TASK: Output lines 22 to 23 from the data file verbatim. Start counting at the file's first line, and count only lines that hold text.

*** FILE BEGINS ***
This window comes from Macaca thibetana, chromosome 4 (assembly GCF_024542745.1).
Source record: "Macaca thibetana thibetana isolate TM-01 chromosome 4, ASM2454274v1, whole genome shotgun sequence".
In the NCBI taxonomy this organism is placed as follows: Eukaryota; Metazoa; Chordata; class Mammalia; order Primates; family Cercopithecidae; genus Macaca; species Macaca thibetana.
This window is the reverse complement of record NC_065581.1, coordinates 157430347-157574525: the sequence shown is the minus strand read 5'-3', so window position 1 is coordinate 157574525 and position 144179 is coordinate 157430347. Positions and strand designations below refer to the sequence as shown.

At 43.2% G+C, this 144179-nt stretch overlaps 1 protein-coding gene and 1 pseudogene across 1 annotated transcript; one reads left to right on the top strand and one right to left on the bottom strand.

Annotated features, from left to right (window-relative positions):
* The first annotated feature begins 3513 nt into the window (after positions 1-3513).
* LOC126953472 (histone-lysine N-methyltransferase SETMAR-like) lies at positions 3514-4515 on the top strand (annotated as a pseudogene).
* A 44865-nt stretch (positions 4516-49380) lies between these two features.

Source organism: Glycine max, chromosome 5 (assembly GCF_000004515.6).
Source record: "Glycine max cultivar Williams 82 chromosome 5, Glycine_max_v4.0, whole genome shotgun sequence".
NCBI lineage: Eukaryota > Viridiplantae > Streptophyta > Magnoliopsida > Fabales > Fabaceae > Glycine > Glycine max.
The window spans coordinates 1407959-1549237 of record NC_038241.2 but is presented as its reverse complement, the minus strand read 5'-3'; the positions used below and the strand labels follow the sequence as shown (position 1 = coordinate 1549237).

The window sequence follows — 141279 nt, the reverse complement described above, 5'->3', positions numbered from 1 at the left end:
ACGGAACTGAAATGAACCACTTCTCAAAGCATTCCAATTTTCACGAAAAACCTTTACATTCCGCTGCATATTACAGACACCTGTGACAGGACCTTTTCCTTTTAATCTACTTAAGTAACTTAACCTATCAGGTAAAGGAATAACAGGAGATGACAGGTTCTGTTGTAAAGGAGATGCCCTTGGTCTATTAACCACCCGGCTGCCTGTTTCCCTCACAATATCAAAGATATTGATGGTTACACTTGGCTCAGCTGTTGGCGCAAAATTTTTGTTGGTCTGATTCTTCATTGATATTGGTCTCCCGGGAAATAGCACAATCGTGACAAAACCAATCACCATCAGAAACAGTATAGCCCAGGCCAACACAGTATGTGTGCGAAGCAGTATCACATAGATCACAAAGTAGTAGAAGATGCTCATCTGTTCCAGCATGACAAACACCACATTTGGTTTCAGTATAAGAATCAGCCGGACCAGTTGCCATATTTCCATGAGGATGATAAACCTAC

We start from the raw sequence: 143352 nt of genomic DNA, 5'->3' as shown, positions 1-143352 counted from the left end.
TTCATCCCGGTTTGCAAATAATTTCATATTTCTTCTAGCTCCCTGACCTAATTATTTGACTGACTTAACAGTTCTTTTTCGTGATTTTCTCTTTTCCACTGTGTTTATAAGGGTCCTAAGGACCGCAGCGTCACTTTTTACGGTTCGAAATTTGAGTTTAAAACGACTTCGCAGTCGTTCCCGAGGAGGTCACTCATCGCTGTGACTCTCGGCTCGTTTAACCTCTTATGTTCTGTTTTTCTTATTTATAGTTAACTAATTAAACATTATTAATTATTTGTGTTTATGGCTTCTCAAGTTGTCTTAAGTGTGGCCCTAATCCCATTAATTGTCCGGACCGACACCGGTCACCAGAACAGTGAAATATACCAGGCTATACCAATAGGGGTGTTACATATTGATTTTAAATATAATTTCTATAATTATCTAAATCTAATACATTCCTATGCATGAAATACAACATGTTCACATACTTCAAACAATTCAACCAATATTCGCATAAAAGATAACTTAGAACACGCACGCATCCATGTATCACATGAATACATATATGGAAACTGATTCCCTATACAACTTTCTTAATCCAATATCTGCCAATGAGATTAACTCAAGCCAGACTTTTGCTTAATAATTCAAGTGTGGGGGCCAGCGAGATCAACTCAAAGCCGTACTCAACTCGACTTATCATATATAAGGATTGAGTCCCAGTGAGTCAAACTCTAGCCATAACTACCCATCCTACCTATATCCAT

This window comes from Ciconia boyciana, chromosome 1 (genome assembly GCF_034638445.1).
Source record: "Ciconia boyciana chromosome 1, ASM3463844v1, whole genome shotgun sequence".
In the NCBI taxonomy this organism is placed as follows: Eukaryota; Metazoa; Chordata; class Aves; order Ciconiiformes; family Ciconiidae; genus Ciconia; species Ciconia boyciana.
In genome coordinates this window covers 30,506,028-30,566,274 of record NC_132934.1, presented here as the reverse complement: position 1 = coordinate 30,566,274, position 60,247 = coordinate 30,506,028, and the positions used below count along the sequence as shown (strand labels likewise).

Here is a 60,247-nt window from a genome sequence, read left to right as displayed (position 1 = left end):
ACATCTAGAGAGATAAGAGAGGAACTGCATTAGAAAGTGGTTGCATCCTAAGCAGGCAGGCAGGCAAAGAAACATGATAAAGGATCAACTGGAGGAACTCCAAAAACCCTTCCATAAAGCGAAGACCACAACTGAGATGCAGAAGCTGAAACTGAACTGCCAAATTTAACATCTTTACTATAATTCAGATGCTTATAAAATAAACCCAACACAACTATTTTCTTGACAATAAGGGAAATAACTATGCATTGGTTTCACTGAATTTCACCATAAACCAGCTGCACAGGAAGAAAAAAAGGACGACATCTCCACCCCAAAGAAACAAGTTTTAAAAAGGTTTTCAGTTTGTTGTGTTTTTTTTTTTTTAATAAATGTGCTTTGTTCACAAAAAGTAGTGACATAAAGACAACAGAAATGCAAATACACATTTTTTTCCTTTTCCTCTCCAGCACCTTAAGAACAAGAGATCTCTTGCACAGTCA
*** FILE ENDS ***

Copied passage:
Here is a 60,247-nt window from a genome sequence, read left to right as displayed (position 1 = left end):
ACATCTAGAGAGATAAGAGAGGAACTGCATTAGAAAGTGGTTGCATCCTAAGCAGGCAGGCAGGCAAAGAAACATGATAAAGGATCAACTGGAGGAACTCCAAAAACCCTTCCATAAAGCGAAGACCACAACTGAGATGCAGAAGCTGAAACTGAACTGCCAAATTTAACATCTTTACTATAATTCAGATGCTTATAAAATAAACCCAACACAACTATTTTCTTGACAATAAGGGAAATAACTATGCATTGGTTTCACTGAATTTCACCATAAACCAGCTGCACAGGAAGAAAAAAAGGACGACATCTCCACCCCAAAGAAACAAGTTTTAAAAAGGTTTTCAGTTTGTTGTGTTTTTTTTTTTTTAATAAATGTGCTTTGTTCACAAAAAGTAGTGACATAAAGACAACAGAAATGCAAATACACATTTTTTTCCTTTTCCTCTCCAGCACCTTAAGAACAAGAGATCTCTTGCACAGTCA